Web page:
GCap Media, the UK's largest commercial radio broadcaster, axed two of its stations yesterday, after saying digital radio stations were not pulling their weight financially.
The company, which runs BRMB and Beacon stations in the West Midlands, said it would be getting rid of theJazz and Planet Rock channels to concentrate on its core stations.
And it has abandoned its policy of never broadcasting two adverts in a row to try to boost advertising revenues - a policy it says will add £3.6 million to profits by March 2010.
The announcement came just weeks after the company rejected a takeover bid from Global Radio, headed by former ITV chief executive Charles Allen.
GCap chief executive Fru Hazlitt said digital radio "was not an economically viable growth platform for GCap Media".
She added: "We are structuring the business around the revenue streams that can deliver us the most profit going forward. Planet Rock and theJazz are brands that we do not believe can win for us."
Ms Hazlitt has promised to cut nearly £9 million a year of spending from the GCap budget through disposals and restructuring, as well as improving profit margins.
The company currently spends around £8 million a year on digital radio, despite the medium accounting for just nine per cent of radio listeners.
Ms Hazlitt said GCap would be selling its stake in national digital broadcaster Digital One, and added: "FM is the backbone of the radio industry and we believe it compares favourably to any of the digital platforms currently available to the consumer in terms of quality. It is also the source of the majority of our revenue. If digital is going to be viable on a local and regional level, it will have to be on a much lower cost platform."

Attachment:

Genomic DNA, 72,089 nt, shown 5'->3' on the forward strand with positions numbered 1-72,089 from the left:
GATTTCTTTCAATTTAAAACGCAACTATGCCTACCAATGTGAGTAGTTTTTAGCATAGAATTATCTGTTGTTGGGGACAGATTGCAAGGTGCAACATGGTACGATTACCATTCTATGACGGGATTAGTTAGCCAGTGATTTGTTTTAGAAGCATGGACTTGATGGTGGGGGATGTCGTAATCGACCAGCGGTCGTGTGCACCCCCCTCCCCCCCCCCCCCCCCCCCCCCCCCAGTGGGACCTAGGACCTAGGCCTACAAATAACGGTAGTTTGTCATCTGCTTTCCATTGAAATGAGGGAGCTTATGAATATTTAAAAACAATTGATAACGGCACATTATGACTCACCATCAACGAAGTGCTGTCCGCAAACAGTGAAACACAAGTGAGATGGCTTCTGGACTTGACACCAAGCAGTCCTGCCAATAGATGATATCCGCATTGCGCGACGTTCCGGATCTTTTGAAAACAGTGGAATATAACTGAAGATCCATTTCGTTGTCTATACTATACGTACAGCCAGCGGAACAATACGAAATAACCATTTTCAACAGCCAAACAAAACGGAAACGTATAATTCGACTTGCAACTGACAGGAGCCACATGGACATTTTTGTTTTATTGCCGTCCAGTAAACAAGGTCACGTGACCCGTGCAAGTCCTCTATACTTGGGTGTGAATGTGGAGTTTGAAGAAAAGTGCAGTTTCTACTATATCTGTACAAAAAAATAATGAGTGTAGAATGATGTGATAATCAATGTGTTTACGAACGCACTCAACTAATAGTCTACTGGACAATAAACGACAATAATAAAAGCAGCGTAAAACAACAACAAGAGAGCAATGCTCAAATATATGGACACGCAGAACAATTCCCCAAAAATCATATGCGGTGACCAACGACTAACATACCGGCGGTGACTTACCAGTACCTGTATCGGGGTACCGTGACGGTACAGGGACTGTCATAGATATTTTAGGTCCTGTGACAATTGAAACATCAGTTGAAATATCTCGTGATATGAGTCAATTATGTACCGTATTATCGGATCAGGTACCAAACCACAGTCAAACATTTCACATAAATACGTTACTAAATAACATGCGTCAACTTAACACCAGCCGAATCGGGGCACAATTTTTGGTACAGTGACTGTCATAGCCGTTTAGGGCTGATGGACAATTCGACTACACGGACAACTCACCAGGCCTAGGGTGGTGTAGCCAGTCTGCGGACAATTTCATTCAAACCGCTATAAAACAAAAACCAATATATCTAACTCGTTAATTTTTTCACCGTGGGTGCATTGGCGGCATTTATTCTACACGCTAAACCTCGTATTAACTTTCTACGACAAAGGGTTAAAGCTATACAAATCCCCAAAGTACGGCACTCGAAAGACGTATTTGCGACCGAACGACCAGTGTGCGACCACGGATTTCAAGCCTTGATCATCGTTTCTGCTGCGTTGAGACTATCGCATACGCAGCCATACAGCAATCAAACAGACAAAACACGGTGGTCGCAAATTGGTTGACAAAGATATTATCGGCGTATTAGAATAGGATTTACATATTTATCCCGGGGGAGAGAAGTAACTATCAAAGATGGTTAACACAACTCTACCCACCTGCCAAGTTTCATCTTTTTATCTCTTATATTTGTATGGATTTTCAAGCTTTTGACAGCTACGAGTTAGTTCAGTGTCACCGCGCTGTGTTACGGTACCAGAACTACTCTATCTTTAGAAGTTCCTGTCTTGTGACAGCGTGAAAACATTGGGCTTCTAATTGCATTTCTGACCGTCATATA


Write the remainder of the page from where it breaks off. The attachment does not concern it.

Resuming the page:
The firm will also be concentrating on its London stations, with Capital 95.8 and Xfm receiving special attention.
It is planning to sell its regional Xfm branches in Scotland, South Wales and Manchester, which along with the closure of Planet Rock and theJazz will boost profits by £1.5 million.
Although the company rejected digital radio, it was still bound by transmission contracts running to 2016 that have limited break clauses, leading it to sell all its capacity on Digital One to masts company Arqiva for a nominal sum.
The moves to cup expenditure are part of a strategic review by new chief executive Hazlitt after the business rejected a preliminary approach from Global Radio that valued it at £313 million.
It has been given until March 5 to signal any further intentions towards GCap under a "put up or shut up deadline" imposed by the City's Takeover Panel.
Yesterday, Charles Allen said he was looking forward to reviewing the new strategic plan before deciding whether to make a new bid for the GCap.
Global, which unsuccessfully bid for the radio assets of media group Emap in December, wants to buy GCap as part of its acquisition strategy in the UK radio industry. The firm is already home to the Heart 106.2 and Galaxy stations.
Analyst Roddy Davidson, of Antium Securities, said: "The measures outlined look fairly sensible and if the cost reductions outlined are achieved, it would result in a more profitable business than we are currently forecasting during the year to March 2010."